It’s ironic that Hollywood filmmakers can describe the human condition so vividly with so little understanding of it. Perhaps they should watch their own movies – the ones that audiences go to see.
Maybe we really are living in the Matrix.
Day by day, even hour hour by, the headlines become more surreal and the actions of our leaders become more incomprehensible. Who could have imagined that all the conspiracy theories of extraterrestrial mind-control and computer-generated mass-delusion would start to seem like the most reasonable explanations for where we are and how we got here.
The most recent administration scandal over the United States Central Command (CentCom) deleting military intelligence brings to a crescendo the chorus of claims of the White House stifling inconvenient truths about the Islamic State to avoid dealing with the real threat of terrorism. Last year, the Pentagon’s inspector general began investigating after CentCom analysts protested that their findings had been manipulated to whitewash their conclusions. Now it appears that files and emails were not only misrepresented but actually erased.
As we pass the 30th anniversary of the Challenger Space Shuttle disaster, it’s beyond mind-boggling that the culture of denial has grown worse than ever. Back then, NASA administrators ignored warnings that O rings lose resilience at low temperatures and might fail on takeoff — which is exactly what happened.
But as irresponsible as it seems to disregard objections as insubstantial or unfounded, by what conceivable logic does one erase information because it supports an undesirable conclusion? Can we make pneumonia vanish from a patient’s lungs by shredding x-ray images? Can we make a brain tumor disappear by dragging the MRI results across the desktop and into the trash file?
Come to think of it, maybe this was the original strategy intended to make Obamacare viable: destroying evidence of disease would certainly keep medical costs to a minimum.
WE HAVE SEEN THE ENEMY…
It’s not just the government. As a society, we have become increasingly disinterested in a pesky little problem once known as reality. Perhaps this is the inevitable result of fantasy movies and fantasy football, of virtual images and virtual messaging, of games that have become more compelling than reality, and of reality that has become more mind-bending than science fiction. All this aided and abetted by the undo and reset buttons that instantaneously restore our make-believe worlds to perfection when things go wrong.
The rejection of reality cuts across every major issue of our times and infects every corner of political and social ideology. Climate change advocates and skeptics alike exaggerate their claims and malign objectors. Pro-choice zealots dismiss the horrors of late-term abortions, while pro-life zealots often refuse to even consider the complex issues of rape and incest, and sometimes even the life of the mother. Supply-side Republicans continue to trumpet the effectiveness of a trickle-down tax structure despite the widening gap between rich and poor, while tax-and-spend Democrats cry out for fairness despite empirical and historical evidence that everyone loses.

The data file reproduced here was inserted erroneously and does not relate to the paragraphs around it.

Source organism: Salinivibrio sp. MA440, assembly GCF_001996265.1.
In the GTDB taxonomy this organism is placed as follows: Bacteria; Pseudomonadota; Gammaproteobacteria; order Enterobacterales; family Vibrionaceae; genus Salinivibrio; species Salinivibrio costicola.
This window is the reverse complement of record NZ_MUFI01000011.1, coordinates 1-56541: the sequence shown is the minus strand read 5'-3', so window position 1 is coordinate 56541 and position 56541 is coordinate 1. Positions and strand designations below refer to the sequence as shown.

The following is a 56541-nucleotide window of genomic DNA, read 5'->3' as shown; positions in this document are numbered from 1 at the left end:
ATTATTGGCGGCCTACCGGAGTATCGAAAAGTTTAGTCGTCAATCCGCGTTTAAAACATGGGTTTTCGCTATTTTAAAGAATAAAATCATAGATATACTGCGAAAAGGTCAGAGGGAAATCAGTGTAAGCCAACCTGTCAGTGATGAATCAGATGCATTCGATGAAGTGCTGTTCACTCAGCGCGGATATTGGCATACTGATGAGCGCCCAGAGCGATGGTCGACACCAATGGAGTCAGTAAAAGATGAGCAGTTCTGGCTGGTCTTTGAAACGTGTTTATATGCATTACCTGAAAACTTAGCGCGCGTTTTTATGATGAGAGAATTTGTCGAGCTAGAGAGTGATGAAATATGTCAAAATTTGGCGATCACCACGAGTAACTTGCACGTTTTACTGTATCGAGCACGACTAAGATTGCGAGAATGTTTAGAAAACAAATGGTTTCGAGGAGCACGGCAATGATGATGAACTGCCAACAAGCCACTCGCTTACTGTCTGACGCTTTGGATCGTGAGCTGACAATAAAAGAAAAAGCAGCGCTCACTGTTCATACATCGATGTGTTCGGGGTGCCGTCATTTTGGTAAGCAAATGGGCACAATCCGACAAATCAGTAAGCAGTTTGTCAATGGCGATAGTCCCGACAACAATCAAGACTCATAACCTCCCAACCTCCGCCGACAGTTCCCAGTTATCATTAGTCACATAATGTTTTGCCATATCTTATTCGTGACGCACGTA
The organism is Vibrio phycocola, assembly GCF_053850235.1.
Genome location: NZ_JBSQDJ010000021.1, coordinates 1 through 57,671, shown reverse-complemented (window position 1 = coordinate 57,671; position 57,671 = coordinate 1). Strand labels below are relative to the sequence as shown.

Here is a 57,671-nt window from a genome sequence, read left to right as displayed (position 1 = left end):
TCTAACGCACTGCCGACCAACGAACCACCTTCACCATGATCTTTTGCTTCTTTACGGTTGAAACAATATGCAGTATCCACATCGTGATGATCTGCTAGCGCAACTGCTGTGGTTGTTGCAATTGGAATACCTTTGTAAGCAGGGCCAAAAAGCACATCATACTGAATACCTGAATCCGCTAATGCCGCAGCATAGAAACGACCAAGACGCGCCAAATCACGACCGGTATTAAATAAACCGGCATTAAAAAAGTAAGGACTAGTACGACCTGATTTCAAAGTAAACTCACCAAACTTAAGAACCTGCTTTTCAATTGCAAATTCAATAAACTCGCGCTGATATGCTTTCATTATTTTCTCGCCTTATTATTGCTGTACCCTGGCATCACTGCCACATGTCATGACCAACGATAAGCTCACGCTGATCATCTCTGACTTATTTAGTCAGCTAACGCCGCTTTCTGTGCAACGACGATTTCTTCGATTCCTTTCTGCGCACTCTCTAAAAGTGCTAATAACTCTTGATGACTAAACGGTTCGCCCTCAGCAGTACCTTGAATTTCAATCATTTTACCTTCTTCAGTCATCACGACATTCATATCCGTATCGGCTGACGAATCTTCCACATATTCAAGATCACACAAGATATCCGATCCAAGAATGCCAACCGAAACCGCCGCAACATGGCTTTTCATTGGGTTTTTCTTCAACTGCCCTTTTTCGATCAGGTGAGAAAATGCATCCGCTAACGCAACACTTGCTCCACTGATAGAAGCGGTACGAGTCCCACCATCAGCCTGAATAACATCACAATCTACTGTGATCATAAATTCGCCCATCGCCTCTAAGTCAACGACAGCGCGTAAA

In our information age, we are less concerned with facts than ever. With a single click of the mouse, anyone can find legions of pundits asserting preconceived half-truths and countless articles defending outright falsehoods. We are all adrift on a sea of misinformation, carried along by the winds of self-validation. Had Samuel Coleridge imagined this, he might have written, experts, experts, everywhere, nor anyone to think.
Unsurprisingly, in the field of politics it’s even worse. The most brazenly untruthful political figure in the history of the country calls for her opponents to take a lie-detector test, and a master of reality-television who has reversed himself on almost every substantive issue is winning hearts (if not minds) by branding himself as the candidate who “tells it like it is.”
If Laurence Fishburne appeared to offer us a choice between the red pill and the blue pill, which would we choose? Have we so lost our interest in reality that we would happily opt for a world of illusion, or are we still capable of recognizing that a life of illusion is no life at all?
And again, it’s even worse in the world of politics, where neither red nor blue is likely to offer us any escape from our waking nightmare.
But we really don’t need a pill at all.
King Solomon said, “The wise man’s eyes are in his head.” Closer to the brain than to the heart. Looking outward, seeing inward.
What we really need to do is ask ourselves a few hard questions, then follow them up with a few honest answers.
We need to ask ourselves why we no longer value our word the way our parents and our grandparents did. We need to ask why they felt more connected to one another corresponding through written letters than we do through face time. We need to ask why they were willing to sacrifice for higher values when we have forgotten what higher values are.
First we have to be willing to ask ourselves these questions. Then we might be ready to face the universal truths that are self-evident from the answers: that trusting others and being trustworthy go hand in hand; that relationships are only worth as much as the effort that we put into maintaining them; that commitment to something greater than ourselves is the only thing that makes life worth living.
True, the world seems to be spinning toward its own destruction. But even if we can’t save the world, we can stand strong and not allow the world to pull us down with it. Keeping our word, showing respect to those we disagree with, offering a kind word to a stranger or a smile to a passerby — these few faint beatings of a butterfly’s wings might be enough to stir the winds of change, blowing away the clouds of chaos to let the light of reason shine once again.